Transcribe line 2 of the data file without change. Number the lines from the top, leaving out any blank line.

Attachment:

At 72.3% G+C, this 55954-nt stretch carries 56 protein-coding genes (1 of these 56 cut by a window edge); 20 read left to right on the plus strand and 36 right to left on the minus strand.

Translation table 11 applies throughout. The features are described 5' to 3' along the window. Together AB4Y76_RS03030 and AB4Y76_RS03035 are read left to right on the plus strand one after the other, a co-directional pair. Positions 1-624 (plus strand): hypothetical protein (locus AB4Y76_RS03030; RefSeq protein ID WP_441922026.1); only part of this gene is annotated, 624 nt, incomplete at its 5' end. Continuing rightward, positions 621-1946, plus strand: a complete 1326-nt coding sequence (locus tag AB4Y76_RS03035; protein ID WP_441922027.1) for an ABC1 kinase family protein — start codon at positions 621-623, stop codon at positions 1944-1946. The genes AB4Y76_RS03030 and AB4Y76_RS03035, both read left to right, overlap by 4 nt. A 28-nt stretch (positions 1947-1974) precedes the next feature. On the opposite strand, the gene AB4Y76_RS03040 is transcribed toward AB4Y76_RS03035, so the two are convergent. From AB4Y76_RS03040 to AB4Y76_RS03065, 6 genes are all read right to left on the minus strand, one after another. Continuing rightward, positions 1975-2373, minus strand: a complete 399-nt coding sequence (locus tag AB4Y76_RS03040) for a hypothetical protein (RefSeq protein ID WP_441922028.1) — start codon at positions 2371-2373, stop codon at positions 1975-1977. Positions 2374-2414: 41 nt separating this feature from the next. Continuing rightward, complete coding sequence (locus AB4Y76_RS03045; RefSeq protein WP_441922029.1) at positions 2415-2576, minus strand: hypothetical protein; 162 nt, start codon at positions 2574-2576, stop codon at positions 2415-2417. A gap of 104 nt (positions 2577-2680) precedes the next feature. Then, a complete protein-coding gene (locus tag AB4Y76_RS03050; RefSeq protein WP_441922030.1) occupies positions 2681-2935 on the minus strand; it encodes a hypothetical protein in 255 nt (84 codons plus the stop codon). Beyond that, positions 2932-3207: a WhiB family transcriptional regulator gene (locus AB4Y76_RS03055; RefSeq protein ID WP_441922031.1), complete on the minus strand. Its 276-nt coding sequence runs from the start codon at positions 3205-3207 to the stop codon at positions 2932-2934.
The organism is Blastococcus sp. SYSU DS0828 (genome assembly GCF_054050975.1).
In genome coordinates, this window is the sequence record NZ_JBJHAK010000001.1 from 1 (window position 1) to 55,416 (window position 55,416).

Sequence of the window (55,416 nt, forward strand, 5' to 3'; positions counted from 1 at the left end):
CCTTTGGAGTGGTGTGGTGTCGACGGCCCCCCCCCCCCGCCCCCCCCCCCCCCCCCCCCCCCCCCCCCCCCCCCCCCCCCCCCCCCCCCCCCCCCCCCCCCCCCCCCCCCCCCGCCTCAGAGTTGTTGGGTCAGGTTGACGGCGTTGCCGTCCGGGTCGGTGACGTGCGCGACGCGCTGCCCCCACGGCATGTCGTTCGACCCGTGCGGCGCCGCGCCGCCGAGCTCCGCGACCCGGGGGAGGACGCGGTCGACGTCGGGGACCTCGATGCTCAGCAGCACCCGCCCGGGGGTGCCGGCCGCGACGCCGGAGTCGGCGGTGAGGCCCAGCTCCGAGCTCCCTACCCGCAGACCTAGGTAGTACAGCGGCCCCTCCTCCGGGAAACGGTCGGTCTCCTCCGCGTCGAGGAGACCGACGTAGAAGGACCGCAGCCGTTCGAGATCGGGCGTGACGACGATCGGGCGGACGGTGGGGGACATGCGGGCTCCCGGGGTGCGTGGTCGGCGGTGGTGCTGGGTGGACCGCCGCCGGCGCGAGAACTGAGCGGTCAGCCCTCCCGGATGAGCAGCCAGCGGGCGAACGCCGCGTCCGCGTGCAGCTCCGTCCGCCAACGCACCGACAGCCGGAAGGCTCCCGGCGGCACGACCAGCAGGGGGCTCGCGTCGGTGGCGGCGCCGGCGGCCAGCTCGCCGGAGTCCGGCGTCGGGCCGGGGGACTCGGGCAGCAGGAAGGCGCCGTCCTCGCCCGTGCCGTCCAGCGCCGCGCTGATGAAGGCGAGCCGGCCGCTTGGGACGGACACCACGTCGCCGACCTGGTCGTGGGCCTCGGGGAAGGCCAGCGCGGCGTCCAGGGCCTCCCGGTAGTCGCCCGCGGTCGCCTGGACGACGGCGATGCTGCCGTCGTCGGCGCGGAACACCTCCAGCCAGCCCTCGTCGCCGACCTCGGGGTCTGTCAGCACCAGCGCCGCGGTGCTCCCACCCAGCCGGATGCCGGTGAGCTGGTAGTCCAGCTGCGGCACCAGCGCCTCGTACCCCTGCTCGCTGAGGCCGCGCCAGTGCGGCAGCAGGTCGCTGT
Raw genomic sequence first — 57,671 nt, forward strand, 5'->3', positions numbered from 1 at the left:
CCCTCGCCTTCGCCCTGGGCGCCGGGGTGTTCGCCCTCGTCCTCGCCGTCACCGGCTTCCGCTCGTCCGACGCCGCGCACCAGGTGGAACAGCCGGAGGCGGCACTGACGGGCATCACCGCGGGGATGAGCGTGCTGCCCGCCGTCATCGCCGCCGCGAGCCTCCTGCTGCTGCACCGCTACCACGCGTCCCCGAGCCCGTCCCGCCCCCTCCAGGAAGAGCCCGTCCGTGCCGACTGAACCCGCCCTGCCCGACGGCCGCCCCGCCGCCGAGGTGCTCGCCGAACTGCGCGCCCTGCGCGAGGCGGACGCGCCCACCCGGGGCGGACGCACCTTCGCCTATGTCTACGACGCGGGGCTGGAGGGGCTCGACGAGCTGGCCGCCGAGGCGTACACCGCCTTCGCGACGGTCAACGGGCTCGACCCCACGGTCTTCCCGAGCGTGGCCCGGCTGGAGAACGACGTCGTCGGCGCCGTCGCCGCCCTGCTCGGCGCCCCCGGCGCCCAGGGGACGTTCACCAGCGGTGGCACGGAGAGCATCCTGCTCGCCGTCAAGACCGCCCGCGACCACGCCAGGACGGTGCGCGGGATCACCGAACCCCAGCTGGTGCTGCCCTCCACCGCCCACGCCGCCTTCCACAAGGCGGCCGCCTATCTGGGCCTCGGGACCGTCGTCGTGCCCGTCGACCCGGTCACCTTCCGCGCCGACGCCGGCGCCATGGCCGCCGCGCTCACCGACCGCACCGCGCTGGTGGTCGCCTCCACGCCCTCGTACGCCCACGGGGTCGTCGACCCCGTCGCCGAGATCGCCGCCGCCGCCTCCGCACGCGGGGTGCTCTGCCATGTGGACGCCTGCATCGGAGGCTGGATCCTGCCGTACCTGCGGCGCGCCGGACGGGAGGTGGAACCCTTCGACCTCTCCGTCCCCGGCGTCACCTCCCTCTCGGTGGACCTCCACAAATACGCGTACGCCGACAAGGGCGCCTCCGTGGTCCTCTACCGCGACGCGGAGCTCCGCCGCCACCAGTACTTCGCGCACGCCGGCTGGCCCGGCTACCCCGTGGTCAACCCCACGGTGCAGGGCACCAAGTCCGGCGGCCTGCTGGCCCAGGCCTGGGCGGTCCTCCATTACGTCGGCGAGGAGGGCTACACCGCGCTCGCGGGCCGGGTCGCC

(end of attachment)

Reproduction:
Translation table 11 applies throughout. The features are described 5' to 3' along the window. Together AB4Y76_RS03030 and AB4Y76_RS03035 are read left to right on the plus strand one after the other, a co-directional pair. Positions 1-624 (plus strand): hypothetical protein (locus AB4Y76_RS03030; RefSeq protein ID WP_441922026.1); only part of this gene is annotated, 624 nt, incomplete at its 5' end. Continuing rightward, positions 621-1946, plus strand: a complete 1326-nt coding sequence (locus tag AB4Y76_RS03035; protein ID WP_441922027.1) for an ABC1 kinase family protein — start codon at positions 621-623, stop codon at positions 1944-1946. The genes AB4Y76_RS03030 and AB4Y76_RS03035, both read left to right, overlap by 4 nt. A 28-nt stretch (positions 1947-1974) precedes the next feature. On the opposite strand, the gene AB4Y76_RS03040 is transcribed toward AB4Y76_RS03035, so the two are convergent. From AB4Y76_RS03040 to AB4Y76_RS03065, 6 genes are all read right to left on the minus strand, one after another. Continuing rightward, positions 1975-2373, minus strand: a complete 399-nt coding sequence (locus tag AB4Y76_RS03040) for a hypothetical protein (RefSeq protein ID WP_441922028.1) — start codon at positions 2371-2373, stop codon at positions 1975-1977. Positions 2374-2414: 41 nt separating this feature from the next. Continuing rightward, complete coding sequence (locus AB4Y76_RS03045; RefSeq protein WP_441922029.1) at positions 2415-2576, minus strand: hypothetical protein; 162 nt, start codon at positions 2574-2576, stop codon at positions 2415-2417. A gap of 104 nt (positions 2577-2680) precedes the next feature. Then, a complete protein-coding gene (locus tag AB4Y76_RS03050; RefSeq protein WP_441922030.1) occupies positions 2681-2935 on the minus strand; it encodes a hypothetical protein in 255 nt (84 codons plus the stop codon). Beyond that, positions 2932-3207: a WhiB family transcriptional regulator gene (locus AB4Y76_RS03055; RefSeq protein ID WP_441922031.1), complete on the minus strand. Its 276-nt coding sequence runs from the start codon at positions 3205-3207 to the stop codon at positions 2932-2934.